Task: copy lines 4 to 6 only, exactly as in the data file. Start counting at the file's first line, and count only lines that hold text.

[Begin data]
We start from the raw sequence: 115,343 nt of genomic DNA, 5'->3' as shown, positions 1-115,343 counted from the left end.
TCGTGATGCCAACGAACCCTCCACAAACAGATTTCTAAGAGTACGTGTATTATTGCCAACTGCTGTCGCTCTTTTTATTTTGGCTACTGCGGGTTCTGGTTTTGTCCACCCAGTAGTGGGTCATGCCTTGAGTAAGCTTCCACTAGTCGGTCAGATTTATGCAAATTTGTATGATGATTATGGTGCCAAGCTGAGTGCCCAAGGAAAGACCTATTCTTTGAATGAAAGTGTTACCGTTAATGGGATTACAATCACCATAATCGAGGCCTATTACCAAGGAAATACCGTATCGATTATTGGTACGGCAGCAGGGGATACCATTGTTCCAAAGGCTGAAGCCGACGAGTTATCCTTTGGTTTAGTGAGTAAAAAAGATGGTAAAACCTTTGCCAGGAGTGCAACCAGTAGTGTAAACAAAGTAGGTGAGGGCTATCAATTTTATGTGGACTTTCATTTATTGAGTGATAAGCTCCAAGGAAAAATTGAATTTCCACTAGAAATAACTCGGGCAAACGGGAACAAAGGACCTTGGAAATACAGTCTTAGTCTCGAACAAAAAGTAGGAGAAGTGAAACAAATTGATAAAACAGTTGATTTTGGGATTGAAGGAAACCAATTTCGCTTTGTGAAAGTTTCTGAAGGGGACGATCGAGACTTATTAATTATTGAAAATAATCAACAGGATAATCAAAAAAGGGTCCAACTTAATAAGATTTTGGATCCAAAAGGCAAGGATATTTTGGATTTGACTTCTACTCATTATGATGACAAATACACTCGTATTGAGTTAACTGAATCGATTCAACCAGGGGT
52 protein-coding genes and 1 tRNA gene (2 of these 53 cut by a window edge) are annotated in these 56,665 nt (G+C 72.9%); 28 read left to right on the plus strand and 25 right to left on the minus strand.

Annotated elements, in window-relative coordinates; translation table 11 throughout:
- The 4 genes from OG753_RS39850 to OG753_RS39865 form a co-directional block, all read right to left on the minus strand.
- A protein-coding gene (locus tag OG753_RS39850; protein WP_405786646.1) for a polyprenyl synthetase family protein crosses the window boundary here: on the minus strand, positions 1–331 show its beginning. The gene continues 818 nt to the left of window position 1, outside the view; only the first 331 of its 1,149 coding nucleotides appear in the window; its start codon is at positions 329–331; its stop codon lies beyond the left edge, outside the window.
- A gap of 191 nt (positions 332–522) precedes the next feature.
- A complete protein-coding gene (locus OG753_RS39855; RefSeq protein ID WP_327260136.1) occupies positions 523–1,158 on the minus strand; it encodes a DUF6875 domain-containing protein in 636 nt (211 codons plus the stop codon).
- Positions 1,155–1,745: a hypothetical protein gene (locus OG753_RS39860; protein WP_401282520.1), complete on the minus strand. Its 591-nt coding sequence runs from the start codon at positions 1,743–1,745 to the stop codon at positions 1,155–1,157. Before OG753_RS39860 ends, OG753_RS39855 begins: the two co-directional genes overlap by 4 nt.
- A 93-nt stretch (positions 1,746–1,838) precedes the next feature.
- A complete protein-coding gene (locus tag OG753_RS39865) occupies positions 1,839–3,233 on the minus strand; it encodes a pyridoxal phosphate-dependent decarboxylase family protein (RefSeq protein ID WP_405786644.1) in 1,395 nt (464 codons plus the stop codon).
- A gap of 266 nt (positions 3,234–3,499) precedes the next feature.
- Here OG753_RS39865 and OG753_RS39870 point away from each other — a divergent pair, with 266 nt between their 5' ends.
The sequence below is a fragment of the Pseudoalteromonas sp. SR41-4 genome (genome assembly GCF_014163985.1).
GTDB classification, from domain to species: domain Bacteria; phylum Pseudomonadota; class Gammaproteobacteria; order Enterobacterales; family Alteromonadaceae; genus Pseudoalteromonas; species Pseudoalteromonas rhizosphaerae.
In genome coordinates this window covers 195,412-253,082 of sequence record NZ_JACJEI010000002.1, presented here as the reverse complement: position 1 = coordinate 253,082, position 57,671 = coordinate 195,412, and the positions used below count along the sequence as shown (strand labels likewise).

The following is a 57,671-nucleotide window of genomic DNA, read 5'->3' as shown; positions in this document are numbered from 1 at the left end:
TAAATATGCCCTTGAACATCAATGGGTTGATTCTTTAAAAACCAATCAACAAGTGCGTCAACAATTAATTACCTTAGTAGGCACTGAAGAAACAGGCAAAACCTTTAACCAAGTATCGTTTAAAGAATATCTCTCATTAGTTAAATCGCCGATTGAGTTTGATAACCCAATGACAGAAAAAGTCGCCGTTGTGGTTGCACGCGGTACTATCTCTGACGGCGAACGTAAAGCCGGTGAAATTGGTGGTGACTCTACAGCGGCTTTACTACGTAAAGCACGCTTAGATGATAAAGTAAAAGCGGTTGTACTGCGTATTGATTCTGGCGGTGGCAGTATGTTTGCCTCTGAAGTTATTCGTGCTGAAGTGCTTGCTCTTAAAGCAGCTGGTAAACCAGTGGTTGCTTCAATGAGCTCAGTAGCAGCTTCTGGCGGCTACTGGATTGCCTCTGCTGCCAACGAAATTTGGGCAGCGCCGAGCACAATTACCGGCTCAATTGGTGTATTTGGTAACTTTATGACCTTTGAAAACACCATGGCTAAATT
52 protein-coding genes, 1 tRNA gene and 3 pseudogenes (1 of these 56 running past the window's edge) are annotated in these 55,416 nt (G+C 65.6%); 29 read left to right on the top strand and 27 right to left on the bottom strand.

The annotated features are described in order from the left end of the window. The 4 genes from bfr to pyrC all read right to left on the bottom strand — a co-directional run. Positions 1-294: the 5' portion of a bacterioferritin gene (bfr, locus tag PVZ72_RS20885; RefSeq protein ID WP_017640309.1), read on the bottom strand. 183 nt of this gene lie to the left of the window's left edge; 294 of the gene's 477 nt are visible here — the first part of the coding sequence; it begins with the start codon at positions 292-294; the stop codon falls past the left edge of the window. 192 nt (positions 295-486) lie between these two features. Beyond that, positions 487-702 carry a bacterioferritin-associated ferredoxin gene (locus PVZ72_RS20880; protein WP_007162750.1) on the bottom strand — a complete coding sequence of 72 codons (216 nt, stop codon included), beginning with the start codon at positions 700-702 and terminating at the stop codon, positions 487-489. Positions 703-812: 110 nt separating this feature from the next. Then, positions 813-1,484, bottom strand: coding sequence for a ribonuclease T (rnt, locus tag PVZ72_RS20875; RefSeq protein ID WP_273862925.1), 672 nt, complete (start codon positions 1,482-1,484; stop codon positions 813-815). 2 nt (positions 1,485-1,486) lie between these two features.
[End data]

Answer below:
Annotated elements, in window-relative coordinates; translation table 11 throughout:
- The 4 genes from OG753_RS39850 to OG753_RS39865 form a co-directional block, all read right to left on the minus strand.
- A protein-coding gene (locus tag OG753_RS39850; protein WP_405786646.1) for a polyprenyl synthetase family protein crosses the window boundary here: on the minus strand, positions 1–331 show its beginning. The gene continues 818 nt to the left of window position 1, outside the view; only the first 331 of its 1,149 coding nucleotides appear in the window; its start codon is at positions 329–331; its stop codon lies beyond the left edge, outside the window.